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Health issues for adults born with cerebral palsy

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What happens to children born with cerebral palsy when they become adults?

In one case an individual born with cerebral palsy when they were an adult in their early 30’s had progressive deterioration of function involving their affected upper limb.

The individual was reviewed by their orthopedic surgeon who suggested botox injections for spasms and possibly some cosmetic improvement to the upper extremity although not optimistic for functional improvement.

The case was also reviewed with a neurologist who suggested neurological consultation with EMG studies and MRI studies, if needed, focused on any findings suggesting disc herniation, plexus lesion or other impingement.

Following neurological assessment the individual proceeded to selective botox injections for the spasms hoping the reduced spasms would permit more movement and possibly even the chance to return to the piano for exercise. In this case, after observing results of the botox injections tendon transfer surgery was undertaken.

General advice for adults living with cerebral palsy.

Here are some good web links to resources and discussions for adults born with cerebral palsy.

The last of these links describes the findings of Marylyn Horsman, a master’s student in UBC’s Rehabilitation Sciences.

Marylyn Horsman shares some interesting findings and insight as a non-physician. She was surprised to find most studies on cerebral palsy she came across ended when individuals reached 18 years. “Once you become an adult with cerebral palsy, you fall through the cracks ... People don’t often think about the extra energy it takes to live with a disability, and the stresses that creates on the body … the secondary conditions associated with cerebral palsy,” she says. “For instance, doctors wouldn’t necessarily say fatigue or certain types of pain are related to a patient’s chronic disorder, and it is vital to recognize this when looking at different treatment programs.”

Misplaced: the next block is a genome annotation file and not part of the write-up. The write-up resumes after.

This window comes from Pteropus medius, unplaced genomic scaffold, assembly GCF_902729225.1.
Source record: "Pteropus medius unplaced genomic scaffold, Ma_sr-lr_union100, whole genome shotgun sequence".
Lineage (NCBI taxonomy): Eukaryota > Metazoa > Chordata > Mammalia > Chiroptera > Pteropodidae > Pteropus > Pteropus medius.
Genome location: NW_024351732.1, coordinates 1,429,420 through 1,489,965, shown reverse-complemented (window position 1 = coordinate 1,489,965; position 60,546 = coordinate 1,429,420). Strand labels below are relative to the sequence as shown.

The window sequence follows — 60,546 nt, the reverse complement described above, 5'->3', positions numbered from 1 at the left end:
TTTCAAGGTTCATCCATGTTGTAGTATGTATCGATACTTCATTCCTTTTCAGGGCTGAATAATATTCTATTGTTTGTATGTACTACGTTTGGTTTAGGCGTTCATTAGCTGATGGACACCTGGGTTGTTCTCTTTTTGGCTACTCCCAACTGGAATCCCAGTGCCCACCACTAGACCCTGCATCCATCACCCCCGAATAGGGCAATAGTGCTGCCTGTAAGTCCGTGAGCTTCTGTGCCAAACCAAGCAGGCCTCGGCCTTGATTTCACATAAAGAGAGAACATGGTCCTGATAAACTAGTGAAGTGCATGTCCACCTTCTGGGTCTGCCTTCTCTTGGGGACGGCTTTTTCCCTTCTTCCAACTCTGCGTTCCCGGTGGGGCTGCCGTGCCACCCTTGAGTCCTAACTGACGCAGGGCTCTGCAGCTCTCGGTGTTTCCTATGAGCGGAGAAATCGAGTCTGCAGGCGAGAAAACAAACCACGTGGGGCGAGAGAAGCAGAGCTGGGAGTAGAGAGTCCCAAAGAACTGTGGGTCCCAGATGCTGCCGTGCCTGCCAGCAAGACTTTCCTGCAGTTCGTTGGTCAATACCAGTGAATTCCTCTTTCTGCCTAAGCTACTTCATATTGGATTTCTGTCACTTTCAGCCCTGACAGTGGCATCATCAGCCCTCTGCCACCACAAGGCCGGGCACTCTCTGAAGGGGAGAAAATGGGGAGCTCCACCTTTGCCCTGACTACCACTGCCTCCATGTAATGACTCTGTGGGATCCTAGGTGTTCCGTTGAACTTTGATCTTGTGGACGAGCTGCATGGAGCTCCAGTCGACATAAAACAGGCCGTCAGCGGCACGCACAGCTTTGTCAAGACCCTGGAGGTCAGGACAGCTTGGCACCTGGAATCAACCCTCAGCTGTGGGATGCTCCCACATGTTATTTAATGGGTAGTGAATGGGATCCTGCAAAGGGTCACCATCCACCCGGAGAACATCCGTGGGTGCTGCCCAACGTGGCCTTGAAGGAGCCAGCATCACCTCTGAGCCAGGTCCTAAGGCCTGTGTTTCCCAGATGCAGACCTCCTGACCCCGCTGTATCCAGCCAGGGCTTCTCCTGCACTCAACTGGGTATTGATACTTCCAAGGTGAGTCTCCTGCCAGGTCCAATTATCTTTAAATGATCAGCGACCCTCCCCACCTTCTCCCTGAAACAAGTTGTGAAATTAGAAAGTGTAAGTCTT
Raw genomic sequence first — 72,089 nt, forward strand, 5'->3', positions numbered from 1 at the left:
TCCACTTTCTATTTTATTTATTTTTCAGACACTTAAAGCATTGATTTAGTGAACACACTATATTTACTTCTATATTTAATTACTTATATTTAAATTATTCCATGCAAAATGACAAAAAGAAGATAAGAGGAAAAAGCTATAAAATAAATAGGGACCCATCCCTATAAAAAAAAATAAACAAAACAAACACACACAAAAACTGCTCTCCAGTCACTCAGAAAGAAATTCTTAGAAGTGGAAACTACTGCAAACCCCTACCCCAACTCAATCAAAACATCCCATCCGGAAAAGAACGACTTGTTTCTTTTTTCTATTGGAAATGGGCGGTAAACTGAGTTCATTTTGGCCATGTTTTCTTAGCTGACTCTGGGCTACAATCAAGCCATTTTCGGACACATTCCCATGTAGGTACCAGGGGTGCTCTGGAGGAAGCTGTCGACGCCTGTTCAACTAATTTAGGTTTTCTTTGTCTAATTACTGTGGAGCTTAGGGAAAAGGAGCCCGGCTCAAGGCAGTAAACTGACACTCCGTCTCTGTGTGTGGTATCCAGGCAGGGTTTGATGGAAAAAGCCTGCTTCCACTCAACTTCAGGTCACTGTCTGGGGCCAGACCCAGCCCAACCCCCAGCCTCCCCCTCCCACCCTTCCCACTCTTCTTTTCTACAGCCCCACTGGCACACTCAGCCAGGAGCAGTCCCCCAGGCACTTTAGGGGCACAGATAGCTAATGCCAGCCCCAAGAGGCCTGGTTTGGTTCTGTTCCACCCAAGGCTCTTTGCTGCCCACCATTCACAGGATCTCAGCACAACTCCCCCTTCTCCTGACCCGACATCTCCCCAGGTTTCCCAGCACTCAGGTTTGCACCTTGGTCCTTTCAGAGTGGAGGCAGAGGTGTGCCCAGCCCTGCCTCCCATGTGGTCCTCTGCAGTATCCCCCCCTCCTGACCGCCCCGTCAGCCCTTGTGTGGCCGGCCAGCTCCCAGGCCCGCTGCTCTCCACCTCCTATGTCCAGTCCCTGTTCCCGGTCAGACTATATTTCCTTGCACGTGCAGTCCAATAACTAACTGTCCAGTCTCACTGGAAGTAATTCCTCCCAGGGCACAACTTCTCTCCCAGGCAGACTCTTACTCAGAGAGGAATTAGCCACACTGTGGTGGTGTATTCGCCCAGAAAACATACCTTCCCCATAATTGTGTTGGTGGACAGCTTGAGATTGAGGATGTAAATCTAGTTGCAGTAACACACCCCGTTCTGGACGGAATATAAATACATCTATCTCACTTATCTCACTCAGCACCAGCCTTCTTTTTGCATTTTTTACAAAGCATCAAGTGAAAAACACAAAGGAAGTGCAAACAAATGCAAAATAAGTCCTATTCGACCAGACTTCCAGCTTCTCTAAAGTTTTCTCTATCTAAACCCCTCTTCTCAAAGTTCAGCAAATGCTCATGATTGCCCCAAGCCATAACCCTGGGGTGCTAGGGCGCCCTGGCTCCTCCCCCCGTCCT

In a conversation with Marylyn Horsman we discussed, among other things, how exercise might help a person's functional ability and possibly avoid or delay the need for some surgical procedures. When asked what kind of exercise she referred to the Feldenkrais method.

I was not surprised to hear her esteem for the Feldenkrais method.  Having had some direct but limited experience with the Feldenkrais method in the past I know it to be a very different approach especially when the exercises are done listening to recordings of Moshe Feldenkrais guiding the listener through the exercise step by step.

With his guidance the movements in the exercises are just small movements that are repeated and involve working with only one side of the body in any one session.

Individual therapists, including those with training in the Feldenkrais Method, may use variations of techniques in the way they combine their knowledge and experience.

No matter who you are, for sure take a listen if you can to a recording of Moshe Feldenkrais guiding an exercise lesson and if you can follow along do the exercise just to experience it.

Moshe Feldenkrais also authored several books.  In the book "Awareness through movement" Moshe Feldenkrais describes his movement lessons. In another book, "The case of Nora" he describes working with a person who suffered a stroke with resulting hemiplegia, one sided paralysis, and experienced recovery of function. It is hard to know to what extent the method was responsible but Feldenkrais ponders if the approach of exercising just one side creates body learning that is then transferred from one side of the brain to the other.


PubMed Citations:
Horsman M, Suto M, Dudgeon B, Harris SR. Growing older with cerebral palsy: Insiders perspectives. Pediatric Physical Therapy. 2010;22:296-303.

Horsman M, Suto M, Dudgeon B, Harris SR. Aging with cerebral palsy: Psychosocial issues. Age & Ageing. 2010;39:294-299. Epub 2010 Feb 22.

Web resources:

General advice for adults living with cerebral palsy.

The Feldenkrais method.

Here are some podcasts by Jill Wigmore-Welsh that are freely available.

Links to recordings of Moshe Feldenkrais, available for purchase


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